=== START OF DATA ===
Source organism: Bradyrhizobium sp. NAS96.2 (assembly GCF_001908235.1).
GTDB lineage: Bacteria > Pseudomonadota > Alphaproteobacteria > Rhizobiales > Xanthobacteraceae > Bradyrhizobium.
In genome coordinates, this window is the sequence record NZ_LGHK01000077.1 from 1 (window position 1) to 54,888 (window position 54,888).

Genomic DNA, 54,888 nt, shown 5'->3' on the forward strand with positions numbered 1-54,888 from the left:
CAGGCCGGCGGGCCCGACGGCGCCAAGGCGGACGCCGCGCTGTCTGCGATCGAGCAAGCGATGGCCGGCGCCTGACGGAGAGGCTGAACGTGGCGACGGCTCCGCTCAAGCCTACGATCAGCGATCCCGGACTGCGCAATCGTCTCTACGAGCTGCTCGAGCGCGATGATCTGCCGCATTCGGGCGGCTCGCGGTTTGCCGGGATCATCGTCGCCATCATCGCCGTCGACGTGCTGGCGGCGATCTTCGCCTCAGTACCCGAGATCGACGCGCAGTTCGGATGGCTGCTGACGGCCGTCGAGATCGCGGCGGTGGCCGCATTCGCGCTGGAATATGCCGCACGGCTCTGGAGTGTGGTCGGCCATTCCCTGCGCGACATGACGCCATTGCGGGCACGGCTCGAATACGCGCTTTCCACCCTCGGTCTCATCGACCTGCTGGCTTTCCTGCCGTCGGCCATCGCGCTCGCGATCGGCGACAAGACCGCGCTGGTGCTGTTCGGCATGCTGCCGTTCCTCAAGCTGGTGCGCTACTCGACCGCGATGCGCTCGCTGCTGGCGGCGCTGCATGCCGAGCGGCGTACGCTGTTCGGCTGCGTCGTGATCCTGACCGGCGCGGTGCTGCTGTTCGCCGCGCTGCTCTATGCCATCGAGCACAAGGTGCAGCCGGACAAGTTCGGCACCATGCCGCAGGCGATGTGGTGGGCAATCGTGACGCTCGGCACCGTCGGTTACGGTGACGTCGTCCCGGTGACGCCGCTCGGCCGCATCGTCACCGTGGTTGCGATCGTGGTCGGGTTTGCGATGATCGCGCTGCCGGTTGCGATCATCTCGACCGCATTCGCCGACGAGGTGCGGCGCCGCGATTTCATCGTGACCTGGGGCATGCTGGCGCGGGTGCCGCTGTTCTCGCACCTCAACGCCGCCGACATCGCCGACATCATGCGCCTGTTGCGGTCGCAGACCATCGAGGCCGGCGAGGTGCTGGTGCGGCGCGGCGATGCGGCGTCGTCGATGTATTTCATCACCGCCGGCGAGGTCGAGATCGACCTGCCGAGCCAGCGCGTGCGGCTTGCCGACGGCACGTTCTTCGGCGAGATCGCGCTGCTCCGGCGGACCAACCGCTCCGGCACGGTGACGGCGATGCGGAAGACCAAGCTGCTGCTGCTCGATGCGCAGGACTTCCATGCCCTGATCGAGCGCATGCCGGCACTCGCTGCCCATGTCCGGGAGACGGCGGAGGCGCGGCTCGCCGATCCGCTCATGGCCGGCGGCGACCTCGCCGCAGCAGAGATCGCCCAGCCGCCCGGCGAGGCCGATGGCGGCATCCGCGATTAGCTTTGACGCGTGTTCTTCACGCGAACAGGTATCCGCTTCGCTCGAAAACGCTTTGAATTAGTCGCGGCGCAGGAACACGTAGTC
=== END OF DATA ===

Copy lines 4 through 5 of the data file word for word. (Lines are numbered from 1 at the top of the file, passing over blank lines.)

Genomic DNA, 54,888 nt, shown 5'->3' on the forward strand with positions numbered 1-54,888 from the left:
CAGGCCGGCGGGCCCGACGGCGCCAAGGCGGACGCCGCGCTGTCTGCGATCGAGCAAGCGATGGCCGGCGCCTGACGGAGAGGCTGAACGTGGCGACGGCTCCGCTCAAGCCTACGATCAGCGATCCCGGACTGCGCAATCGTCTCTACGAGCTGCTCGAGCGCGATGATCTGCCGCATTCGGGCGGCTCGCGGTTTGCCGGGATCATCGTCGCCATCATCGCCGTCGACGTGCTGGCGGCGATCTTCGCCTCAGTACCCGAGATCGACGCGCAGTTCGGATGGCTGCTGACGGCCGTCGAGATCGCGGCGGTGGCCGCATTCGCGCTGGAATATGCCGCACGGCTCTGGAGTGTGGTCGGCCATTCCCTGCGCGACATGACGCCATTGCGGGCACGGCTCGAATACGCGCTTTCCACCCTCGGTCTCATCGACCTGCTGGCTTTCCTGCCGTCGGCCATCGCGCTCGCGATCGGCGACAAGACCGCGCTGGTGCTGTTCGGCATGCTGCCGTTCCTCAAGCTGGTGCGCTACTCGACCGCGATGCGCTCGCTGCTGGCGGCGCTGCATGCCGAGCGGCGTACGCTGTTCGGCTGCGTCGTGATCCTGACCGGCGCGGTGCTGCTGTTCGCCGCGCTGCTCTATGCCATCGAGCACAAGGTGCAGCCGGACAAGTTCGGCACCATGCCGCAGGCGATGTGGTGGGCAATCGTGACGCTCGGCACCGTCGGTTACGGTGACGTCGTCCCGGTGACGCCGCTCGGCCGCATCGTCACCGTGGTTGCGATCGTGGTCGGGTTTGCGATGATCGCGCTGCCGGTTGCGATCATCTCGACCGCATTCGCCGACGAGGTGCGGCGCCGCGATTTCATCGTGACCTGGGGCATGCTGGCGCGGGTGCCGCTGTTCTCGCACCTCAACGCCGCCGACATCGCCGACATCATGCGCCTGTTGCGGTCGCAGACCATCGAGGCCGGCGAGGTGCTGGTGCGGCGCGGCGATGCGGCGTCGTCGATGTATTTCATCACCGCCGGCGAGGTCGAGATCGACCTGCCGAGCCAGCGCGTGCGGCTTGCCGACGGCACGTTCTTCGGCGAGATCGCGCTGCTCCGGCGGACCAACCGCTCCGGCACGGTGACGGCGATGCGGAAGACCAAGCTGCTGCTGCTCGATGCGCAGGACTTCCATGCCCTGATCGAGCGCATGCCGGCACTCGCTGCCCATGTCCGGGAGACGGCGGAGGCGCGGCTCGCCGATCCGCTCATGGCCGGCGGCGACCTCGCCGCAGCAGAGATCGCCCAGCCGCCCGGCGAGGCCGATGGCGGCATCCGCGATTAGCTTTGACGCGTGTTCTTCACGCGAACAGGTATCCGCTTCGCTCGAAAACGCTTTGAATTAGTCGCGGCGCAGGAACACGTAGTC